Beyond data movement and ETL, most #ML centric jobs (e.g. model training and execution) run in a similarly elastic environment as containers running Python and R code on Amazon EC2 Container Service clusters. The execution of batch jobs on top of ECS is managed by Flotilla, a service we built in house and open sourced (see https://github.com/stitchfix/flotilla-os).
At Stitch Fix, algorithmic integrations are pervasive across the business. We have dozens of data products actively integrated systems. That requires serving layer that is robust, agile, flexible, and allows for self-service. Models produced on Flotilla are packaged for deployment in production using Khan, another framework we've developed internally. Khan provides our data scientists the ability to quickly productionize those models they've developed with open source frameworks in Python 3 (e.g. PyTorch, sklearn), by automatically packaging them as Docker containers and deploying to Amazon ECS. This provides our data scientist a one-click method of getting from their algorithms to production. We then integrate those deployments into a service mesh, which allows us to A/B test various implementations in our product.
For more info:
- Our Algorithms Tour: https://algorithms-tour.stitchfix.com/
- Our blog: https://multithreaded.stitchfix.com/blog/
- Careers: https://multithreaded.stitchfix.com/careers/
#DataScience #DataStack #Data
As we've evolved or added additional infrastructure to our stack, we've biased towards managed services. Most new backing stores are Amazon RDS instances now. We do use self-managed PostgreSQL with TimescaleDB for time-series data—this is made HA with the use of Patroni and Consul.
We also use managed Amazon ElastiCache instances instead of spinning up Amazon EC2 instances to run Redis workloads, as well as shifting to Amazon Kinesis instead of Kafka.
- Task Dependency Management13
- Beautiful UI12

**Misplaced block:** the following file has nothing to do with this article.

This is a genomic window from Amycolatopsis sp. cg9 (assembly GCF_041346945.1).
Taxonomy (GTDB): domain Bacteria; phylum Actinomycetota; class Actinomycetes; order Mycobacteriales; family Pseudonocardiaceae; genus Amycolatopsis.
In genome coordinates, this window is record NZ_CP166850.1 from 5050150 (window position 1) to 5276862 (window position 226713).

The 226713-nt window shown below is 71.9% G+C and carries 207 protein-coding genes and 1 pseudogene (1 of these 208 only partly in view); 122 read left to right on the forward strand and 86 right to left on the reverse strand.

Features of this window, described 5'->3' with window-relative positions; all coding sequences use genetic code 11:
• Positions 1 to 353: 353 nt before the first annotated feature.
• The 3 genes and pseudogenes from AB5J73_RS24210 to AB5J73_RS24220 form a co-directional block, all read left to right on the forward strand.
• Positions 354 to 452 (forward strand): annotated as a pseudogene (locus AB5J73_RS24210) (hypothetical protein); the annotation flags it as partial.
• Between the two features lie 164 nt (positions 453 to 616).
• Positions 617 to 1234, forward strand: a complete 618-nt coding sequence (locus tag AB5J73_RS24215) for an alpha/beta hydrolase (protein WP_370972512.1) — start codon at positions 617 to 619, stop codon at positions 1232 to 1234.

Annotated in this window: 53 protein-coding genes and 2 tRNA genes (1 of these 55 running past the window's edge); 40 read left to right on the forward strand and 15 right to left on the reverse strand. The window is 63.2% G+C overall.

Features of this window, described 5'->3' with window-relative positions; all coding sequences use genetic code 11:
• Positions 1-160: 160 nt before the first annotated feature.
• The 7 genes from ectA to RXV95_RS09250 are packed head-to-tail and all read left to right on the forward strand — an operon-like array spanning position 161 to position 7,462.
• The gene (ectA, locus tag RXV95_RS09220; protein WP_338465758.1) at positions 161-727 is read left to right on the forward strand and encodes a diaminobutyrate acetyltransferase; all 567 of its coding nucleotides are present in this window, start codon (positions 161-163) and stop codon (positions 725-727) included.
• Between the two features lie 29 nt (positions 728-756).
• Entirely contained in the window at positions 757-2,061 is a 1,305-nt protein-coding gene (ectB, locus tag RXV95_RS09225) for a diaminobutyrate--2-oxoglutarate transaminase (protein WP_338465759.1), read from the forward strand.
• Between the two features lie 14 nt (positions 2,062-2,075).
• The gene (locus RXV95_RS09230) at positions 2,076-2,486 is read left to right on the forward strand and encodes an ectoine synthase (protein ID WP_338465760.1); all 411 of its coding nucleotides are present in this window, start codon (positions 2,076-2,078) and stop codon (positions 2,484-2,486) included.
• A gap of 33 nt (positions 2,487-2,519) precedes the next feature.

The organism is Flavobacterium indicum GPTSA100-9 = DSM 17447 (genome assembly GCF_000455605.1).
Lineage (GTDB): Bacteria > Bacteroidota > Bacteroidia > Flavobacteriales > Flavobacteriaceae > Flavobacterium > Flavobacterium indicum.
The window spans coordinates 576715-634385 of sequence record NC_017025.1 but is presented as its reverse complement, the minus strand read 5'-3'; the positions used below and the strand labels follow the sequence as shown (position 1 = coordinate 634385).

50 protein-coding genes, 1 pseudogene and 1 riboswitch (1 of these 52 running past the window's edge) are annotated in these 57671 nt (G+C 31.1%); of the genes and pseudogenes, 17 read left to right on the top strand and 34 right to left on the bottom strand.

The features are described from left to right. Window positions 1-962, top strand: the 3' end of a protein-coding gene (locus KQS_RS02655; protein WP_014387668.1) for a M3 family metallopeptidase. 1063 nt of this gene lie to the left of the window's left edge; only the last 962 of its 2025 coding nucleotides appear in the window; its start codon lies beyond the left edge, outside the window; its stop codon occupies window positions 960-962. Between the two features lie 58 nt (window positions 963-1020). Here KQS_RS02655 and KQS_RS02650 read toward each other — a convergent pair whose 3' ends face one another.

- Cluster of workers10
- Open source5
- Complex workflows4
- Custom operators2
- Good api1
- Apache project1
related Airflow posts
I am looking for an open-source scheduler tool with cross-functional application dependencies. Some of the tasks I am looking to schedule are as follows:
- Trigger Matillion ETL loads
- Trigger Attunity Replication tasks that have downstream ETL loads
- Trigger Golden gate Replication Tasks
- Shell scripts, wrappers, file watchers
- Event-driven schedules
I have used Airflow in the past, and I know we need to create DAGs for each pipeline. I am not familiar with Jenkins, but I know it works with configuration without much underlying code. I want to evaluate both and appreciate any advise
I am working on a project that grabs a set of input data from AWS S3, pre-processes and divvies it up, spins up 10K batch containers to process the divvied data in parallel on AWS Batch, post-aggregates the data, and pushes it to S3.
I already have software patterns from other projects for Airflow + Batch but have not dealt with the scaling factors of 10k parallel tasks. Airflow is nice since I can look at which tasks failed and retry a task after debugging. But dealing with that many tasks on one Airflow EC2 instance seems like a barrier. Another option would be to have one task that kicks off the 10k containers and monitors it from there.